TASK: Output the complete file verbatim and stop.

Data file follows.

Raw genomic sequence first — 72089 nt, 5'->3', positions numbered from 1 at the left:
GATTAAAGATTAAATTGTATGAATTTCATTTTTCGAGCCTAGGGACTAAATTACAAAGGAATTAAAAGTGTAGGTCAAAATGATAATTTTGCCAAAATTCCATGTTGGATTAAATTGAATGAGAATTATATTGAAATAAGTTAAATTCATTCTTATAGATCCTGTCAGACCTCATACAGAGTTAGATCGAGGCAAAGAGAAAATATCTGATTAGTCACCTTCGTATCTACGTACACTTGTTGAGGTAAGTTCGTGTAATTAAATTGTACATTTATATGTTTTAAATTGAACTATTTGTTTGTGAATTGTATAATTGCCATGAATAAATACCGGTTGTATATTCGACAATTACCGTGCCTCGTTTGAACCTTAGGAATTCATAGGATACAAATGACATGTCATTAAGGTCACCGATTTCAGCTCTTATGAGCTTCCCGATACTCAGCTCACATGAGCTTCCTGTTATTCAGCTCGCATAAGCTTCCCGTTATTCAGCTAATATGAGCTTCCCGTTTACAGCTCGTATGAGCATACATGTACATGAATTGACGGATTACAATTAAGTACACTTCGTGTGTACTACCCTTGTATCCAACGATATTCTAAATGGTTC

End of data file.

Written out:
Raw genomic sequence first — 72089 nt, 5'->3', positions numbered from 1 at the left:
GATTAAAGATTAAATTGTATGAATTTCATTTTTCGAGCCTAGGGACTAAATTACAAAGGAATTAAAAGTGTAGGTCAAAATGATAATTTTGCCAAAATTCCATGTTGGATTAAATTGAATGAGAATTATATTGAAATAAGTTAAATTCATTCTTATAGATCCTGTCAGACCTCATACAGAGTTAGATCGAGGCAAAGAGAAAATATCTGATTAGTCACCTTCGTATCTACGTACACTTGTTGAGGTAAGTTCGTGTAATTAAATTGTACATTTATATGTTTTAAATTGAACTATTTGTTTGTGAATTGTATAATTGCCATGAATAAATACCGGTTGTATATTCGACAATTACCGTGCCTCGTTTGAACCTTAGGAATTCATAGGATACAAATGACATGTCATTAAGGTCACCGATTTCAGCTCTTATGAGCTTCCCGATACTCAGCTCACATGAGCTTCCTGTTATTCAGCTCGCATAAGCTTCCCGTTATTCAGCTAATATGAGCTTCCCGTTTACAGCTCGTATGAGCATACATGTACATGAATTGACGGATTACAATTAAGTACACTTCGTGTGTACTACCCTTGTATCCAACGATATTCTAAATGGTTC